Every time you go to a sporting event to watch your child play, there’s a good chance that you’ll feel a strange metamorphosis take place within you. In a way, it’s almost as if an alien takes over your body. Your calm gives way to crazy and you are not even sure how or why it happens. Why is this so?
How is it that perfectly sane, under-control parents lose their cool so easily in the arena of youth sports and competition? In an effort to help you understand yourself and learn how to calm the crazy, I’d like to suggest 10 reasons why the transformation takes place.
Because you want your child to succeed where you didn’t
Otherwise known as living vicariously through your child.
Because you want your child to succeed where you did
Please remember that your child is not your clone and just may want to carve his or her own path.
Because you feel that your child’s situation is not fair
Fair is a very subjective term. What you call unfair may make total sense to your child’s coach. Before you go throwing any regrettable words around, you might want to learn more about the situation.
Because your child is not getting enough playing time
This may or may not also fall into the “unfair” category, but it definitely deserves extra attention because it’s probably the biggest cause for conflict in youth sports. No parent enjoys seeing their child sit on the bench too long. However, if your kids are little, you’re certainly justified in your frustration.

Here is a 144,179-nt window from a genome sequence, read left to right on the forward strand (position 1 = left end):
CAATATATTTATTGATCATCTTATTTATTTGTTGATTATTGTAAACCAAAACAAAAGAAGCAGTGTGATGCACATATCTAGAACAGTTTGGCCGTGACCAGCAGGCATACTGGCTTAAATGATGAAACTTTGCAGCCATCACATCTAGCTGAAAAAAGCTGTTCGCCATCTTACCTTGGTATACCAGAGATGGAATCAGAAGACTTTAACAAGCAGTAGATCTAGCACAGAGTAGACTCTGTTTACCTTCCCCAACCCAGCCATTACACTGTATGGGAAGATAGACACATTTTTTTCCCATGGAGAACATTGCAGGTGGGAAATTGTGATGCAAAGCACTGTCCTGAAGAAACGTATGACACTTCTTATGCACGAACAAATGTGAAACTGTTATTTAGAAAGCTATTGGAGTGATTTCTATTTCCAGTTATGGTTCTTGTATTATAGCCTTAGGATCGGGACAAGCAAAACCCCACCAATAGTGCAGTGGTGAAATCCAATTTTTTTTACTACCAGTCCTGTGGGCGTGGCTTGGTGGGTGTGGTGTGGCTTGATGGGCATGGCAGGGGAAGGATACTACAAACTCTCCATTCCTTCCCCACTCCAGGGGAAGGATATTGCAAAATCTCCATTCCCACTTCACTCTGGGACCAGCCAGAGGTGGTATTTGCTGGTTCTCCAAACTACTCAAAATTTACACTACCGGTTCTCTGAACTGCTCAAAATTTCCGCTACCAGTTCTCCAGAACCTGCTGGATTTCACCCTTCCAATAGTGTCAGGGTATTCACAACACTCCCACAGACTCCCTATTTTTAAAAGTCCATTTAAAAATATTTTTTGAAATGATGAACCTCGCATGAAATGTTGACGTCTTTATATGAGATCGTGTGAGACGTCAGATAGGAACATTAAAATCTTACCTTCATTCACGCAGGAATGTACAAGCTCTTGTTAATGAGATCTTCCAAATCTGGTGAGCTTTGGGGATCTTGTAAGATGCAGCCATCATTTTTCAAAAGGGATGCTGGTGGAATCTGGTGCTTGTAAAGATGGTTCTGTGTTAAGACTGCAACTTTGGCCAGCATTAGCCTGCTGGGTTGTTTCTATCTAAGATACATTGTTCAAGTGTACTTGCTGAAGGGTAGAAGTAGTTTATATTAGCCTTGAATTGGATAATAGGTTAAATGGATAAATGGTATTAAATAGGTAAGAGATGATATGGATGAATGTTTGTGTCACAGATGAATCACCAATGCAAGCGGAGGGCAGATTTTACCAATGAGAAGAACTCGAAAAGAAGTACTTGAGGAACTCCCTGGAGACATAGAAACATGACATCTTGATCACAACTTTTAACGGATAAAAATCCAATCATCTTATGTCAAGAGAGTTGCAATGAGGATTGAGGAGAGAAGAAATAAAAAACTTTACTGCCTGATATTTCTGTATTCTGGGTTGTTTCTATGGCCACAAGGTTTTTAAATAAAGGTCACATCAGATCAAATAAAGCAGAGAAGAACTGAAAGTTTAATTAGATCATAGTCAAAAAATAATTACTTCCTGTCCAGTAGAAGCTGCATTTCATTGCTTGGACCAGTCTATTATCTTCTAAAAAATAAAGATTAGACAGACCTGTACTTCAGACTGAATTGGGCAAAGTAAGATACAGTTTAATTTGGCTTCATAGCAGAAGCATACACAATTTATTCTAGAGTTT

Because you don’t agree with the coach’s strategy
And you don’t have to. But if you’re going to make a fuss about it, you should probably be willing to volunteer to help out yourself.
Because you can’t stand the officials’ calls
For some reason, we have no problem yelling at officials when we don’t agree with their calls — which is actually very odd when you think about it. Do you yell at everyone you don’t agree with? Managers? Waiters? The banker at the drive-thru? Your child’s teacher? Where do you draw the line?
Because you feel your child isn’t trying hard enough
Newsflash: yelling at your kids from the stands isn’t going to motivate them to work harder. In fact, it will only embarrasses them.
Because you want your child to make you proud
If your child’s performance in a game is the only reason you are proud of him, it’s time to re-adjust your thinking. You should be proud of your child no matter how he plays. Don’t attach your ego to his execution.
Because you want your child to have success
Watching your kid succeed is rewarding and will undoubtedly bring you great joy. But success actually can take many forms, so don’t limit your definition to only include wins, awards, high scoring, or good stats. Broaden it to include progress, character growth, leadership, and teamwork.
Because you love your child very much
Finally, I’m going to assume the best and say that this reason is the root of all the reasons mentioned above. Your love for your kids can sometimes motivate you to do crazy things, but it’s important to remember that it isn’t an excuse for bad behavior.
It may be that you’ll leave the game and then return to normal, leaving your crazy behind until next time. But what happens at the game does not always stay at the game. It helps to remember this: Never do something permanently foolish because you are temporarily upset.
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